That’s the probe. On a more practical level we’d have to ensure that the probe does not get forgotten. That we remember to look. The probe might contain a timer so we would be able to calculate the exact time we need to start looking for it. The sort of timelengths we are talking about are longer than the life expectancy of almost all of our storage technology. Instructions to look, how to decode the code the probe sends, and other technicalities might have to be passed down through the generations.

Finally, we would probably be able to invent better and better space craft which would be able to overtake our ancient probe. By the time the probe gets to it’s destination it might find a human colony of space archeologists, eagerly waiting for it’s arrival.

Without doubt I’ve failed to consider a very long list of requirements. I’m not a space engineer! BUt it was a fun to have a think about it… :slight_smile:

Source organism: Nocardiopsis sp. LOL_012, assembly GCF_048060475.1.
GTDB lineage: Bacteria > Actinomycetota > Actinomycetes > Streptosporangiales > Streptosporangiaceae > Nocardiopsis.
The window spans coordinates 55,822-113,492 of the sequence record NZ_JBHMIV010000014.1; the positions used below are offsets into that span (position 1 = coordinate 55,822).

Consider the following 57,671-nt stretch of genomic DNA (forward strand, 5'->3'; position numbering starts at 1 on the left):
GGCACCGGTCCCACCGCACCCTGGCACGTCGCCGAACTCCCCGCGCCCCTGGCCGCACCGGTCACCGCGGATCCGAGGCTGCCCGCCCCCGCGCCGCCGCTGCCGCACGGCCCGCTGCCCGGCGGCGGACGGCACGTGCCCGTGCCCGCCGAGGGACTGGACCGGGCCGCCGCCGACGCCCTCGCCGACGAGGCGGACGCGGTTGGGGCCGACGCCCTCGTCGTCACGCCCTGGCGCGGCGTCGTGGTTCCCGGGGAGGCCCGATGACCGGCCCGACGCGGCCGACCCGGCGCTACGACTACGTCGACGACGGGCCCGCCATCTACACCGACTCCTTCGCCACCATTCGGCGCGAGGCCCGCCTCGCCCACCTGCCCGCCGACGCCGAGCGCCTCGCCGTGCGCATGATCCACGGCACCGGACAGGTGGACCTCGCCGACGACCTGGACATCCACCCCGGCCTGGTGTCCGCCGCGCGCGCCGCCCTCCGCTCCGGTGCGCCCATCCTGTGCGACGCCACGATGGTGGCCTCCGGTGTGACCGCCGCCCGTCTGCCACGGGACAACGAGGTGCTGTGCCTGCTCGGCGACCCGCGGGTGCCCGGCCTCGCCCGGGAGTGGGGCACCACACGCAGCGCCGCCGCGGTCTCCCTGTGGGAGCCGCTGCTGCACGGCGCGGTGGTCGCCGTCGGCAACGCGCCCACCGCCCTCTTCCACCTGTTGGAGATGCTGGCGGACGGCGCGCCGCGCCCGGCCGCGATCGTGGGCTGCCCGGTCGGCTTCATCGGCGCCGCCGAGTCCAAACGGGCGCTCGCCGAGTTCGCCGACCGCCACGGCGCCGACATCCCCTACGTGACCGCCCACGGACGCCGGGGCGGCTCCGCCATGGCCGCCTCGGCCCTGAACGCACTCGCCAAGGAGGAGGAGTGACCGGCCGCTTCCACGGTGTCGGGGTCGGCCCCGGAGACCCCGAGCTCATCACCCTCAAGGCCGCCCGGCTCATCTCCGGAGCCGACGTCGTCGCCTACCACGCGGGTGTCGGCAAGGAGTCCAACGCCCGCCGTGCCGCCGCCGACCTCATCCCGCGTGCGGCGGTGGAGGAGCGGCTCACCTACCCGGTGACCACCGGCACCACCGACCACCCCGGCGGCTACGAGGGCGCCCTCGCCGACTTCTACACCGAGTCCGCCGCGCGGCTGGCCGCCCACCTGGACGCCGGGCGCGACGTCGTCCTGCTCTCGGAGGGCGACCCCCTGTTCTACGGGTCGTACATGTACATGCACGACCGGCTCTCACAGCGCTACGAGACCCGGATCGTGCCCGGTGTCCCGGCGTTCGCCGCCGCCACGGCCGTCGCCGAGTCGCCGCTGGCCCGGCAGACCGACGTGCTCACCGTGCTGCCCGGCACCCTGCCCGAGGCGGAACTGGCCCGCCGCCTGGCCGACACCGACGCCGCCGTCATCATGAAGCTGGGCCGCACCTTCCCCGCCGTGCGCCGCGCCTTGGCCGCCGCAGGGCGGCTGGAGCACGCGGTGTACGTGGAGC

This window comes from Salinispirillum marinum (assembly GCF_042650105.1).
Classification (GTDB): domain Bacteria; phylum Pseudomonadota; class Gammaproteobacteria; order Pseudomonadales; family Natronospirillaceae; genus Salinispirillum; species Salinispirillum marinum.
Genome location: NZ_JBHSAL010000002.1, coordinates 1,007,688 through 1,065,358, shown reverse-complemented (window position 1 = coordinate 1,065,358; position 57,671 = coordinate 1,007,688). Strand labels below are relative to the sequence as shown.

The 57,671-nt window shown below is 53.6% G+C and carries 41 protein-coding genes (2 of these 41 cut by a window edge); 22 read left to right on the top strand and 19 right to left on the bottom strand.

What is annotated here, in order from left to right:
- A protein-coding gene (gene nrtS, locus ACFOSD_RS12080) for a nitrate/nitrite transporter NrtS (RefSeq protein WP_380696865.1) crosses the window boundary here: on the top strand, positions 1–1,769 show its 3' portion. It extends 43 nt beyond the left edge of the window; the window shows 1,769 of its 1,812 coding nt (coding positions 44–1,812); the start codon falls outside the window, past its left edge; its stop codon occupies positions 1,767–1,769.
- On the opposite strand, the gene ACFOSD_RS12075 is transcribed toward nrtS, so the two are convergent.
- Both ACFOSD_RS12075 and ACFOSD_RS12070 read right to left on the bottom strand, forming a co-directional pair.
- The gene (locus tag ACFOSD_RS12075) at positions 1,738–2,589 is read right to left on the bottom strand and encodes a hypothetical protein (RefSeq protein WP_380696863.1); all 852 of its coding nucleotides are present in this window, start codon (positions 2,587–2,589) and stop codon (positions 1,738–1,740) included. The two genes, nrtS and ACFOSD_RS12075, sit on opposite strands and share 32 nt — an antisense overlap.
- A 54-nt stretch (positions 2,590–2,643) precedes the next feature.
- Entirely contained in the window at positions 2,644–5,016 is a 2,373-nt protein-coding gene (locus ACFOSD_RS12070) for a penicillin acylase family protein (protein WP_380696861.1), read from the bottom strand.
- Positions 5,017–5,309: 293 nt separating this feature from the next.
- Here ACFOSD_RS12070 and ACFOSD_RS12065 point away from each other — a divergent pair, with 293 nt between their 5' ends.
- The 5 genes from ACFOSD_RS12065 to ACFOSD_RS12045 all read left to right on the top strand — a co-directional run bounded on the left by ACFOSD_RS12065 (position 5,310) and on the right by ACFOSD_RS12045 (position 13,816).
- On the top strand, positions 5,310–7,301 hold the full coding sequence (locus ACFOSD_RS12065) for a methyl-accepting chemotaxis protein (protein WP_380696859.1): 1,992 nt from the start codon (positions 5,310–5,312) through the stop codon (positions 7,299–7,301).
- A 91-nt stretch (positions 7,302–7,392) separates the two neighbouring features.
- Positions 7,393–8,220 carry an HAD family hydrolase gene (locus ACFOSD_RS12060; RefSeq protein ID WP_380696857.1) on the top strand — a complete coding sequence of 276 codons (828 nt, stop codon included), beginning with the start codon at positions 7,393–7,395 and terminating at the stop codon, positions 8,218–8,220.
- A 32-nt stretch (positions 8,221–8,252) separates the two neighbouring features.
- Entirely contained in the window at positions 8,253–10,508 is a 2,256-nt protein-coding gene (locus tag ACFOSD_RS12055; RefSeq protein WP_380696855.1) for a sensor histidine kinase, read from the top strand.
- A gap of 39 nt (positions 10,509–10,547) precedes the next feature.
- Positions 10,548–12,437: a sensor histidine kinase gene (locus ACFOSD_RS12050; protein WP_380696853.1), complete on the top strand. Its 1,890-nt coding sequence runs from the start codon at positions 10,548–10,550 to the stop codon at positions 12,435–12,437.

I vaguely recall hearing that extremely high vehicle speeds were once envisioned with the use of ion thrusters. They won’t work to get a rocket off of the ground, but once you’re out in space, their gentle push can be sustained for days/weeks/years, eventually propelling your cargo at something like 100,000 MPH.

Here’s the problem:
The Milky Way galaxy is about 1000 light-years thick, and 100,000 light-years in diameter. I can’t find what our solar system’s location is in the z-direction, but if you assume we’re right on the central plane, then our cameraman has to travel 500 light-years just to get to the edge of the galaxy. At 100,000 MPH, that’s going to take about 3.4 million years.

If you want to get high enough above the galactic plane to snap a photo of the entire Milky Way using a camera with a 90-degree field of view, then you’ve got to travel anough 50,000 light-years, and that’s going to take another 340 million years.

You’d better bring a snack.

If you want to transmit the image back to Earth via radio waves, tack on another 50,500 years before the signal arrives.